An 18th century French playwright who has more to say than it seems.by Craig Moyes / June 20, 1999 / Leave a comment
Marivaux has a reputation as the theatrical equivalent of Watteau-staging gay, frilly scenes of no consequence. Voltaire once contemptuously remarked that Marivaux spent his time “weighing fly’s eggs in cobweb scales,” and this view of an overly refined, frivolous product of the Regency has stuck. Perhaps this is because Marivaux entered the French language (marivauder or marivaudage) meaning to “exchange gallant sophisticated banter” or to “bandy airy trifles.” Perhaps if Noel Coward had had a more euphonious name, the English might have coined a corresponding term.
Whatever the intention behind the original meaning of marivaudage-and most likely it was less than flattering-it does reflect what contemporaries noticed as the salient feature of his plays: an insistence on finding the appropriate language for feeling, even when it meant ignoring the canons of acceptable literary style. What we now think of as gallant pleasantries exchanged in unconventional Regency French was for Marivaux the shock (albeit a gentle one) of the unknown finding its way into language. This shock is not easy to get across in English (where there is no academic tradition of policing usage). But it is the essence of marivaudage. Perhaps La Harpe best summed it up as “the bizarre mix of subtle metaphysics and vulgar phrases, of overrefined sentiment and common speech.”
Eighteenth-century critics, such as Voltaire and La Harpe, generally reproached Marivaux for an excessive attention to what they called the metaphysical-or what we would now call the psychological. But Marivaux’s achievement is to show psychology’s encounter with language, and through language, with society. The drama (or comedy) of Marivaux’s heroes is in their finding the words to express unrecognised emotions. As his plays never tire of demonstrating, the heart needs language to reveal itself not only to another heart, but to itself. The place of self, society and language were all seen as big philosophical problems in the 18th century. But in Marivaux these problems lose their bulk, reduced to sprightly motifs brushed on to modest canvases.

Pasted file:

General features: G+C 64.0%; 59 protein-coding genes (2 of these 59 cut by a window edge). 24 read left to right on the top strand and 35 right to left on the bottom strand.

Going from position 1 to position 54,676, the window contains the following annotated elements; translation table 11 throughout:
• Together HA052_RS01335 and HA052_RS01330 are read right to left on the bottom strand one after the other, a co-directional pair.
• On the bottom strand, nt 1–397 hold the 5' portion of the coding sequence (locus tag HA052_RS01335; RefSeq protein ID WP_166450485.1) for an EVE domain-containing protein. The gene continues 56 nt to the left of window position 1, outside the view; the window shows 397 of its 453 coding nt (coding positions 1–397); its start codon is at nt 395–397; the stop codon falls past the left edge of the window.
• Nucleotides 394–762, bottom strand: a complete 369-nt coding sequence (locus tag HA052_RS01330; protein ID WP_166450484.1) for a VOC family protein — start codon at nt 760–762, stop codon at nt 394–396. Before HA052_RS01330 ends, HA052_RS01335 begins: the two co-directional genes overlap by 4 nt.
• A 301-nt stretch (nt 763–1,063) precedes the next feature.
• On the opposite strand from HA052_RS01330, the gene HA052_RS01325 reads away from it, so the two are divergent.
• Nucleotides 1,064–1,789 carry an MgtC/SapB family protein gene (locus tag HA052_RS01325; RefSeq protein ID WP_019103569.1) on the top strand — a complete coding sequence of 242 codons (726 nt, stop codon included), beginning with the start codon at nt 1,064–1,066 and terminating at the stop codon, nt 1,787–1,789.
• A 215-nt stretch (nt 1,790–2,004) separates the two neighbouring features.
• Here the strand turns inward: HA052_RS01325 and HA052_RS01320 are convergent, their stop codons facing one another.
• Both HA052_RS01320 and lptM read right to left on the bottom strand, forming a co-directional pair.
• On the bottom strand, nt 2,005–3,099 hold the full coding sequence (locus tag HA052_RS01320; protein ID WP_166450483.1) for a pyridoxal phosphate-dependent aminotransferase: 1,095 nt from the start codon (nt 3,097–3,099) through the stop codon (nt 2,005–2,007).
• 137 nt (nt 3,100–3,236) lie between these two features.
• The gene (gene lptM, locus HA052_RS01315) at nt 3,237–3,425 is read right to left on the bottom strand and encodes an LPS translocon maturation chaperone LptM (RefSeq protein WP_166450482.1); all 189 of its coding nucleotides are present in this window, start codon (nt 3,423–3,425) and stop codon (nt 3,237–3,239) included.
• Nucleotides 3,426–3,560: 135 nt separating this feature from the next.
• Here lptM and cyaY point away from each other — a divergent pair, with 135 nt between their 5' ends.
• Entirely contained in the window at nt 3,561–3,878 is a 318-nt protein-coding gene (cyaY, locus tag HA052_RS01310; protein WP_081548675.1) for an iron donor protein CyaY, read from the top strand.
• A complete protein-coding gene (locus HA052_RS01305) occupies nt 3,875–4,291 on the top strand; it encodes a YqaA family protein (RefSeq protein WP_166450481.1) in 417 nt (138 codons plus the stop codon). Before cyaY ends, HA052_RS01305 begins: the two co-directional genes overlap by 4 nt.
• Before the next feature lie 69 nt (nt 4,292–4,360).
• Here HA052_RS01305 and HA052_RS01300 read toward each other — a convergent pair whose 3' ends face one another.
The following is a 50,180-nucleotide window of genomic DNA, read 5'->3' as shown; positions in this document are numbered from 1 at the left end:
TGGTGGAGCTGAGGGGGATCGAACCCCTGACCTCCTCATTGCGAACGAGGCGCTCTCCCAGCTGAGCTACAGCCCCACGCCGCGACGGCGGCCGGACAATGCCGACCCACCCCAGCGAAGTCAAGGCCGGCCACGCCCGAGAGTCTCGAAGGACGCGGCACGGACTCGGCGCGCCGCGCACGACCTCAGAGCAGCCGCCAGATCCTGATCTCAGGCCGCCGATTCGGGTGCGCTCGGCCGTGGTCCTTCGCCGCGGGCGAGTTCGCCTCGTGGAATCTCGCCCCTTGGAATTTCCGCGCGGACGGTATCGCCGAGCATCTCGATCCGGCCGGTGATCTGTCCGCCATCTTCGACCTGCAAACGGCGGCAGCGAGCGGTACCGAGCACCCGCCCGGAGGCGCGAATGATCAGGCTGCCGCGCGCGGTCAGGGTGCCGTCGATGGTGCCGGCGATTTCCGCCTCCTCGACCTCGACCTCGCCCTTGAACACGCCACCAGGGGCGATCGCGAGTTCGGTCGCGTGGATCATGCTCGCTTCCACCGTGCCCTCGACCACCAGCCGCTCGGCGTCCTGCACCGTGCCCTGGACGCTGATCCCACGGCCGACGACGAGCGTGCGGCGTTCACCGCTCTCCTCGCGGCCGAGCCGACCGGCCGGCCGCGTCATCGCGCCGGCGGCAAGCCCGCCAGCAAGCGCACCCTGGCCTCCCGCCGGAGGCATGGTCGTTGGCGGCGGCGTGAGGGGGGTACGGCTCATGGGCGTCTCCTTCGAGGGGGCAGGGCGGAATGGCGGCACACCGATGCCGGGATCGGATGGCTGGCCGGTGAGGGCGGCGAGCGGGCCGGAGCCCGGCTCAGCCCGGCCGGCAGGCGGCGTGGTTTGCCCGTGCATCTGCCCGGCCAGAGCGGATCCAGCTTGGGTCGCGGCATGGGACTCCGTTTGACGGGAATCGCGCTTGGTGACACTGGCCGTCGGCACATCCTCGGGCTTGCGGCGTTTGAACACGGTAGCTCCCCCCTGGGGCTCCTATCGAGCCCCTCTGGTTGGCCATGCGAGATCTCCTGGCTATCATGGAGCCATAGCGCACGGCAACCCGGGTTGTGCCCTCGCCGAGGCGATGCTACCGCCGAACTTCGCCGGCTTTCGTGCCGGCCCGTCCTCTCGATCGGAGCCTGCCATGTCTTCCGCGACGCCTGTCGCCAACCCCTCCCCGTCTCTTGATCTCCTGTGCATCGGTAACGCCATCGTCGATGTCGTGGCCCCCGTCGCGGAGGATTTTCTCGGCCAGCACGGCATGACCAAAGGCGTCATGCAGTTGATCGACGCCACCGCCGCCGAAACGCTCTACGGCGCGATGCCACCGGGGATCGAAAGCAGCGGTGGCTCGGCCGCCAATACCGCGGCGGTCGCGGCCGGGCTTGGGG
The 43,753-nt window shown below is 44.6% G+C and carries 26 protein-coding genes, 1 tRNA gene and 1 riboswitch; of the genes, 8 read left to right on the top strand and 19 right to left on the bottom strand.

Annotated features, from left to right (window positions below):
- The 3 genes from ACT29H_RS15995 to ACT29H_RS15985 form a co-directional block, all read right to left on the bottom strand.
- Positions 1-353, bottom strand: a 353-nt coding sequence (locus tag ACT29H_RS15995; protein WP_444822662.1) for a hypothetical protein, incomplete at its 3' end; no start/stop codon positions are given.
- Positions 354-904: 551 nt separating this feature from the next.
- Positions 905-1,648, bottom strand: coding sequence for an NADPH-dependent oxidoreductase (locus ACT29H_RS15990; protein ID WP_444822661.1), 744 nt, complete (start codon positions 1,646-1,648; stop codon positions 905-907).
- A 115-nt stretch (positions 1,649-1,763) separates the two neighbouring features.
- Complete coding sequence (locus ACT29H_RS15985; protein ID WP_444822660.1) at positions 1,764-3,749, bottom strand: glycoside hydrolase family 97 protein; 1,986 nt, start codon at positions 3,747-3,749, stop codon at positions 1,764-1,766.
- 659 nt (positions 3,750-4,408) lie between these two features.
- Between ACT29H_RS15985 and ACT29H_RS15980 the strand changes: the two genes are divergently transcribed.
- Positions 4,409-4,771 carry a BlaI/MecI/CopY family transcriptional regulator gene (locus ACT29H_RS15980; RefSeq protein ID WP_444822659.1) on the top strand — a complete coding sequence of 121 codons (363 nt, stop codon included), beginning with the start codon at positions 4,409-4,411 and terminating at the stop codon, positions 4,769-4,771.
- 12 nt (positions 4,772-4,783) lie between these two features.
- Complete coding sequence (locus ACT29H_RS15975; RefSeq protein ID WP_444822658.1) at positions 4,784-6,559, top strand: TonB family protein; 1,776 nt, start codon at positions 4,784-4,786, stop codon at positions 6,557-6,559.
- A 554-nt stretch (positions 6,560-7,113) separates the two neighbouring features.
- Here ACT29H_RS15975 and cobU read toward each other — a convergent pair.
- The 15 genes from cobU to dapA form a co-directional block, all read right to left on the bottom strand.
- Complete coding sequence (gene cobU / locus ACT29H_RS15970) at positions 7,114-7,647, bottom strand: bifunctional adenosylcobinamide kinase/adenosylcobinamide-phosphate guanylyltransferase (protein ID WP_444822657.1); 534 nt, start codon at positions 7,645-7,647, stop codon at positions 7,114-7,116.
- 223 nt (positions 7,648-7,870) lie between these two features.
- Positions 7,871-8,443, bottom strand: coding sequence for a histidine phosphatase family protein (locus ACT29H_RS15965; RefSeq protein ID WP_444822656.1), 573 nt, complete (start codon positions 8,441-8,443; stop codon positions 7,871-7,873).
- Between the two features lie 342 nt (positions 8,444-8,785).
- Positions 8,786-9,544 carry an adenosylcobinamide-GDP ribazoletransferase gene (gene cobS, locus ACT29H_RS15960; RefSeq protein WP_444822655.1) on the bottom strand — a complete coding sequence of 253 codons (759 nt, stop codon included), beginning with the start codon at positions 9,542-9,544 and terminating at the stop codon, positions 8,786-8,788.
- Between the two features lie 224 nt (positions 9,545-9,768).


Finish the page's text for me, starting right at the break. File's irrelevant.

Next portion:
Despite being a “philosophical” rather than a “drawing-room” comedy, nowhere is marivaudage more starkly staged than in The Dispute. It is one of Marivaux’s last comedies, written after his peak period of 1720-40, when he wrote almost 30 plays. It was not a happy note on which to end. The Dispute was booed off stage after its first performance in 1744, and not revived until 1938. And yet, as Neil Bartlett’s RSC/Lyric production shows, it is one of Marivaux’s finest works.
The plot is simple, if unusual. The play opens somewhere between civilisation and wilderness, where a Prince and his lady Hermiane take up an unresolved discussion of the previous night: which of the two sexes was the first to be unfaithful? Unanswerable question, no doubt, but this is the Enlightenment. By chance, the Prince’s father had found himself engaged in the same debate two decades before, and decided to put it to the test. Four infants, two boys and two girls, were placed in cells and raised in isolation. Today, as the Prince and Hermiane watch from a gallery, these four children, now aged 18 or 19, are allowed to discover the world and each other. The first girl meets the first boy and they fall instantly in love, grasping for the words to express their new emotions. Unlike these innocent lovers, the audience knows that their Edenic existence has not been created just for two. The promise of undying love fades as soon as two become three, and three become four.
Under the airy meringue of its dialogue, The Dispute is a rich text. Neil Bartlett has weighed his fly’s eggs carefully. The dispute
Marivaux, translated by Neil Bartlett
RSC/Lyric Theatre Hammersmith (Oberon Books 1999)